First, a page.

MyDigitalSSD's business model revolves around selling drives based on Phison reference designs. Like any other small SSD brand, MyDigitalSSD lacks the resources to develop their own SSD controller or even write their own firmware from scratch. The way MyDigitalSSD distinguishes themselves from the many competing brands is by offering drives for substantially lower prices and by being one of the first to market with new controllers from Phison. The SBX checks both boxes: it is priced below the Samsung 860 EVO SATA SSD, and it hit the market in December 2017 as the first Phison E8 drive to ship and one of the earliest retail SSDs to feature Toshiba/SanDisk 64-layer 3D NAND.

As one of the cheapest NVMe SSDs on the retail market, the MyDigitalSSD SBX is a good indicator of the progress NVMe drives have made toward replacing SATA SSDs instead of merely coexisting as a premium high-end alternative.

The Phison E8 controller is one of Phison's low-end options from their second generation of NVMe SSD controllers. The E8 features just two PCIe lanes instead of the usual 4 enabled by an M.2 slot, and a four-channel interface to the NAND—half what is typical for high-end NVMe SSDs. These restrictions combined with a 40nm fabrication process allow the E8 to be a much smaller and cheaper controller than those aiming for the high-end part of the market. To cut costs even further, drive makers can opt for the Phison E8T variant that drops the external DRAM interface. The E8T supports the NVMe Host Memory Buffer feature to mitigate the performance impact DRAMless SSDs usually suffer from, but the E8T hasn't caught on in the consumer SSD market yet.

Despite its low-end role, the Phison E8 is in several ways more advanced than Phison's E7, their first NVMe SSD controller. Major improvements to the error correction capabilities have allowed the E8 to support 3D TLC NAND instead of being confined to the 15nm planar MLC used by E7 drives. The E8 and E8T controllers will also be joined by a high-end E12 controller later this year to round out Phison's second generation of NVMe controllers.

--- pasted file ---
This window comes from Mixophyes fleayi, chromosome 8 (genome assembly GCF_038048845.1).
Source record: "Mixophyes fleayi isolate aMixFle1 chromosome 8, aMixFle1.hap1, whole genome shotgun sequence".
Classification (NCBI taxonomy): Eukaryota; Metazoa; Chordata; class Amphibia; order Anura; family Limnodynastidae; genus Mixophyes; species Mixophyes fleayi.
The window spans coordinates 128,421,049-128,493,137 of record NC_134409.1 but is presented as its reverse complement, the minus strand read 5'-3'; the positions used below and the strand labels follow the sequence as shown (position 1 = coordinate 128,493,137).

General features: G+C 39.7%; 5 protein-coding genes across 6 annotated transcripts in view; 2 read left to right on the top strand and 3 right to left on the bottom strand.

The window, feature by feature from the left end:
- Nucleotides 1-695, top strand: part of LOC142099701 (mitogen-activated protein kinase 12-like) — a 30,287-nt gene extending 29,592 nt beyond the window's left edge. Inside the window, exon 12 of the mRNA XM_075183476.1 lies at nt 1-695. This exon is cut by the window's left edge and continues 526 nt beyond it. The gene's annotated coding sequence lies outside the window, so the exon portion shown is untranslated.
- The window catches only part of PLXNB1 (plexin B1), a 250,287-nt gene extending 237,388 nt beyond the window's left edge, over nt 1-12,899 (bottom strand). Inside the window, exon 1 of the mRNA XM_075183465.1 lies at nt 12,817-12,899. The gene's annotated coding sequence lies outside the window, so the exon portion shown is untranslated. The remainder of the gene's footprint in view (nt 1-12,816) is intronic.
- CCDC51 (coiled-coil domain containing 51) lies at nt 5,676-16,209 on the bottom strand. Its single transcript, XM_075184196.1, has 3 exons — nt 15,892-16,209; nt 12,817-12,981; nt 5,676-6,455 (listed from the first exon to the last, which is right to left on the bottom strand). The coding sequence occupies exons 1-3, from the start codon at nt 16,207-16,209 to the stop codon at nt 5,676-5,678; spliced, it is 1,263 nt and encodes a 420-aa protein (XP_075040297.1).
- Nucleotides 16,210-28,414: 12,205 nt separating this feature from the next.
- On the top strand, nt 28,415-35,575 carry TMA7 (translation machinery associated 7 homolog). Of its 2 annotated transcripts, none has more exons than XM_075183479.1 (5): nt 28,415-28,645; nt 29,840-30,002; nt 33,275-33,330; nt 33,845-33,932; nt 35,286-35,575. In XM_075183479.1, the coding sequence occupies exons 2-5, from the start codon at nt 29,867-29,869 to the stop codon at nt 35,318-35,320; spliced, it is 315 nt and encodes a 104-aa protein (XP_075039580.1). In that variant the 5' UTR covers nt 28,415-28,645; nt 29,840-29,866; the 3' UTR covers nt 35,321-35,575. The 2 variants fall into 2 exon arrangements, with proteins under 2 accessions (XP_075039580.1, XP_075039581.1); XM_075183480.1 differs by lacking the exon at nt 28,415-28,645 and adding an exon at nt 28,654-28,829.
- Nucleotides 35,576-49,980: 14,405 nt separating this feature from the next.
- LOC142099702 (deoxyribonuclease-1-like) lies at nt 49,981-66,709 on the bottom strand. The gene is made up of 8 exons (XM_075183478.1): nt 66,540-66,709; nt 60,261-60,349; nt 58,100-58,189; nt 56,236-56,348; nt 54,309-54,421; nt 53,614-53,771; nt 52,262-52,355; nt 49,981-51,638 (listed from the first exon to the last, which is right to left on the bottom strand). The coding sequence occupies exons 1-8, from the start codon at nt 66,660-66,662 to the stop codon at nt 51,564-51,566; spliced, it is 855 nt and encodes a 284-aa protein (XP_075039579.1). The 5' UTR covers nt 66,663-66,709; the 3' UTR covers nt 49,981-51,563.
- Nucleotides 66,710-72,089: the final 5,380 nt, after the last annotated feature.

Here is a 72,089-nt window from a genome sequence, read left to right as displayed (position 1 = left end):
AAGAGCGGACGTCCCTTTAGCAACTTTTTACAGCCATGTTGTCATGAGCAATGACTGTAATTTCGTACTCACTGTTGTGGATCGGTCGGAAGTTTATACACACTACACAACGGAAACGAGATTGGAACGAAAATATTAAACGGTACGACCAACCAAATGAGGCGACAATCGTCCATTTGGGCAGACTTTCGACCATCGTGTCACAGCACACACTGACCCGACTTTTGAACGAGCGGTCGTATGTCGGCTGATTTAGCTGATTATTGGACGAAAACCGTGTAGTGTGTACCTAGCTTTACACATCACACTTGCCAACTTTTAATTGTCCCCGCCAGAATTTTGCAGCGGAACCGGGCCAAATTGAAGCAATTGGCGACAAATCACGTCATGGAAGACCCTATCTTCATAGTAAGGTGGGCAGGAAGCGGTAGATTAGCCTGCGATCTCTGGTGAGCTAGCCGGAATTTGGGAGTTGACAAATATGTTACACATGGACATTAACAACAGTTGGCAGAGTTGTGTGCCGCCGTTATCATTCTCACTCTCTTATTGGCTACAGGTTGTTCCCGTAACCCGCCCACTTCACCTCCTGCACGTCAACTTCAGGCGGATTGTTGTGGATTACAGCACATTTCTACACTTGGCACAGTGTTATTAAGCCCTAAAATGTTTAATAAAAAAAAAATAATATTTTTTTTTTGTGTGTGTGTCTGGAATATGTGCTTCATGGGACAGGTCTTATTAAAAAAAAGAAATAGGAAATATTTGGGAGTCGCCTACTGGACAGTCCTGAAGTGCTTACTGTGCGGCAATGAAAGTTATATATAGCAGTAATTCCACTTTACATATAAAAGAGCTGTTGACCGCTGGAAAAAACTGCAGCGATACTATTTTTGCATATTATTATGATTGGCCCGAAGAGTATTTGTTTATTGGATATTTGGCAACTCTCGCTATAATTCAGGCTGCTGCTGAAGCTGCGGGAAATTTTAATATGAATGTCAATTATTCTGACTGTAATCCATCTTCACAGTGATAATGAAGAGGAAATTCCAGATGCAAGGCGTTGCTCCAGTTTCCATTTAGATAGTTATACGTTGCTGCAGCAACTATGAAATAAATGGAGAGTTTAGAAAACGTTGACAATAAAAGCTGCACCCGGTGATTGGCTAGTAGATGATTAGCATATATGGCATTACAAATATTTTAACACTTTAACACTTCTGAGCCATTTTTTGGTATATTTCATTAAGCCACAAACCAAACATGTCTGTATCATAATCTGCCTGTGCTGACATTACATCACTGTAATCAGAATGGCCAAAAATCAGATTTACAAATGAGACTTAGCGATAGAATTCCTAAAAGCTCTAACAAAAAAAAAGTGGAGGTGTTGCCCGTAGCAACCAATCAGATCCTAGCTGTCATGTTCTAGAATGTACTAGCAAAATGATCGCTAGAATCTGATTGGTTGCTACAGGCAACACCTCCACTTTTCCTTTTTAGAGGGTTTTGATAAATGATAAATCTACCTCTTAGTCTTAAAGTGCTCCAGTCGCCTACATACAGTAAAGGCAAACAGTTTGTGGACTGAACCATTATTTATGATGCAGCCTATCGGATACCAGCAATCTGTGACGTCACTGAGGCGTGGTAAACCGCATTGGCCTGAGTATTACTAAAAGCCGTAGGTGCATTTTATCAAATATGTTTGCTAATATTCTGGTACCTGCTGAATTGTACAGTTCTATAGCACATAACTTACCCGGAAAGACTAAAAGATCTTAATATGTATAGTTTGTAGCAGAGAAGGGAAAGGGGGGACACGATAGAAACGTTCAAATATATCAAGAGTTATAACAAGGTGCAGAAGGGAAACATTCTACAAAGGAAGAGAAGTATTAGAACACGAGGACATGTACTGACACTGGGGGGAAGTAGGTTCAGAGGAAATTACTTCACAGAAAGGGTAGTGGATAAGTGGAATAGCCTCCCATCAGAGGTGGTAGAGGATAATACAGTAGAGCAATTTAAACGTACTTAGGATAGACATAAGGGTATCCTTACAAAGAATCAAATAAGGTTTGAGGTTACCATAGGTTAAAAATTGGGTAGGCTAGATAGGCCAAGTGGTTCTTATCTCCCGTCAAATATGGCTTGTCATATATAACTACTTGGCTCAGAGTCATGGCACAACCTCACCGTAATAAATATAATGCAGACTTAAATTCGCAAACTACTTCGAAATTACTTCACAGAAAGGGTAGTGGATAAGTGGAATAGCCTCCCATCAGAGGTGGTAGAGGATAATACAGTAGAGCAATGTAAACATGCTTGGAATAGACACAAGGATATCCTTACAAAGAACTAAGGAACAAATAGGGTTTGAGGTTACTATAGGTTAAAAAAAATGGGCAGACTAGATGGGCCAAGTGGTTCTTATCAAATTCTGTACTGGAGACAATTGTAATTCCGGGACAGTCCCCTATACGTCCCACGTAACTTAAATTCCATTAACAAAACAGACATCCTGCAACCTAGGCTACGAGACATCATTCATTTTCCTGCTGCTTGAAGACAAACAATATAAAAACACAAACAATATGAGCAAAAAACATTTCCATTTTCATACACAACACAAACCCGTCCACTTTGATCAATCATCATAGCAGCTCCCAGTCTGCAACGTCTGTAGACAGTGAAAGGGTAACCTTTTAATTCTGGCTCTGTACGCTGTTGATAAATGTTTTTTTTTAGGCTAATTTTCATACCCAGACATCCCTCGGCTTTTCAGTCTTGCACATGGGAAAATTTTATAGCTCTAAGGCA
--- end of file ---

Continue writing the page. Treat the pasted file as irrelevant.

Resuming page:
MyDigitalSSD SBX Specifications
Capacity 128 GB 256 GB 512 GB 1 TB
Form Factor M.2 2280
Interface PCIe 3.1 x2, NVMe 1.2
Controller Phison PS5008-E8
NAND Toshiba BiCS3 64-layer 3D TLC
DRAM DDR3
Sequential Read 1600 MB/s
Sequential Write 1300 MB/s
4KB Random Read 240k IOPS
4KB Random Write 180k IOPS
Max Power 5 W
Write Endurance 120 TB
0.5 DWPD
200 TB
0.4 DWPD
375 TB
0.4 DWPD
800 TB
0.4 DWPD
Warranty 5 years
Amazon Price $52.99 (41¢/GB) $84.99 (33¢/GB) $157.99 (31¢/GB) $309.99 (30¢/GB)

This review will primarily compare the SBX against other recent NVMe SSDs, but a few SATA results are included for context. As the cheapest NVMe SSD we have tested so far, the SBX isn't quite in direct competition to all the NVMe SSDs it is being compared against. We have other low-end NVMe SSD reviews in the works including Kingston's A1000 (their take on the Phison E8 platform), and the HP EX900 featuring Silicon Motion's low-end SM2263XT controller. ADATA's SX6000 is the main alternative to the SBX for a NVMe drive in this price range, but we have not had the chance to test the SX6000 or any other drives using Realtek's SSD controller.

We did not test the MyDigitalSSD BPX, the SBX's predecessor based on the Phison E7 platform with 15nm planar MLC NAND. Instead, we have results from the Patriot Hellfire and Team T-Force Cardea, two other M.2 drives based on the same reference design.

AnandTech 2017/2018 Consumer SSD Testbed
CPU Intel Xeon E3 1240 v5